Leukaemia study reveals therapy clues

Genes that act as brakes to stop the development of an aggressive form of leukaemia have been identified by researchers. Their findings offer fresh insights into how to tackle the disease and could lead to new therapies that prevent relapses.

Scientists have found that two molecules – Hif-1alpha and Hif-2alpha – work together to stop the formation of leukemic stem cells in an aggressive type of blood cancer called Acute Myeloid Leukaemia (AML). The cancer occurs when production of new blood cells by the bone marrow goes awry. This leads to the formation of leukemic stem cells, which fuel the disease and provide a constant flow of abnormal leukaemia cells.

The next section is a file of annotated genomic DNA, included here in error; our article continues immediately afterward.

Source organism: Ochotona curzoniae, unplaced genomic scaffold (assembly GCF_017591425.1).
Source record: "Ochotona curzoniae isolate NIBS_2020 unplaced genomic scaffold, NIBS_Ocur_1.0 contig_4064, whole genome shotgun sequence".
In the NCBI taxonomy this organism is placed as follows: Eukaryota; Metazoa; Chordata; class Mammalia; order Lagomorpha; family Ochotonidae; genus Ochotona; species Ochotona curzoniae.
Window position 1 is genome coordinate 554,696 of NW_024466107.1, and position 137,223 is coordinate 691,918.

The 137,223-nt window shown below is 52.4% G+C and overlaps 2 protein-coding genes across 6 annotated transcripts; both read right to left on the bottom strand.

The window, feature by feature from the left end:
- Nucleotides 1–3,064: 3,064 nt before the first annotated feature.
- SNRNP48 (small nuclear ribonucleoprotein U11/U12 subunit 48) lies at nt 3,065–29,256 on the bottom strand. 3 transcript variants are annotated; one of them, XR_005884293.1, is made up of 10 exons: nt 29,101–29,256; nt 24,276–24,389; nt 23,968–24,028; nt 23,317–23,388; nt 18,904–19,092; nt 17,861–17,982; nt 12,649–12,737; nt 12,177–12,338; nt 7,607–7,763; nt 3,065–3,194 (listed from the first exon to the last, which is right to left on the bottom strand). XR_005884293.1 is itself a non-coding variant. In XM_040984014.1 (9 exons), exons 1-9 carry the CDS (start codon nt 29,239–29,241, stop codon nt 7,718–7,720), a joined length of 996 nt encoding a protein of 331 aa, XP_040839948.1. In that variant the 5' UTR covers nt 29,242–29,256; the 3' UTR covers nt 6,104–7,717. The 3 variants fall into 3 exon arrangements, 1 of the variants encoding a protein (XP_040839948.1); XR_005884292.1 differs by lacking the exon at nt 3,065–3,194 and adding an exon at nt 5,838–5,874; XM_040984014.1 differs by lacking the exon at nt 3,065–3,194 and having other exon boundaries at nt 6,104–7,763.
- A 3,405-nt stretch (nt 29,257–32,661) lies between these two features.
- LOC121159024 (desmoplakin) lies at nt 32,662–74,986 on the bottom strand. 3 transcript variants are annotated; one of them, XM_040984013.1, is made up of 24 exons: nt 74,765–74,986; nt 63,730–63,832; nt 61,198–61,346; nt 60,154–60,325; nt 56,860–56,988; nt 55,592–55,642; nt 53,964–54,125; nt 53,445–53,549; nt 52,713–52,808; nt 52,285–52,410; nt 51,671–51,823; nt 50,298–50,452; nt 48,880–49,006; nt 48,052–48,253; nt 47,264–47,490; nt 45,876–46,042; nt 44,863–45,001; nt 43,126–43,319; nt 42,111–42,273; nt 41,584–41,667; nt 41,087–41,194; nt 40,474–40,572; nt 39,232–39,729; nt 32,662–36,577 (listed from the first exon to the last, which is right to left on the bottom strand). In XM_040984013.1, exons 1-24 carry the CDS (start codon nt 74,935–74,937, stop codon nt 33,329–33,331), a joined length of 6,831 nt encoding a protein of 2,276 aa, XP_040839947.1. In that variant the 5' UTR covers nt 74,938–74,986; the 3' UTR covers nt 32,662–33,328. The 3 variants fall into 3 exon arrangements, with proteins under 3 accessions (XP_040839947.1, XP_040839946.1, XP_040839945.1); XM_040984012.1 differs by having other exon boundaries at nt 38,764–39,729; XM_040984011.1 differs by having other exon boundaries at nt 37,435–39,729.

The University of Edinburgh study shows that blocking Hif-2alpha – or both Hif-1alpha and Hif-2alpha – accelerates the development of leukaemia.  The findings are surprising because previous research had suggested that blocking Hif-1alpha or Hif-2alpha may stop leukaemia progression.

Researchers say that their new results suggest that therapies designed to block these molecules may have no impact or could even worsen disease.
Conversely, designing new therapies that promote the activity of Hif-1alpha and Hif-2alpha could help to treat AML or stop the disease from recurring after chemotherapy. University of Edinburgh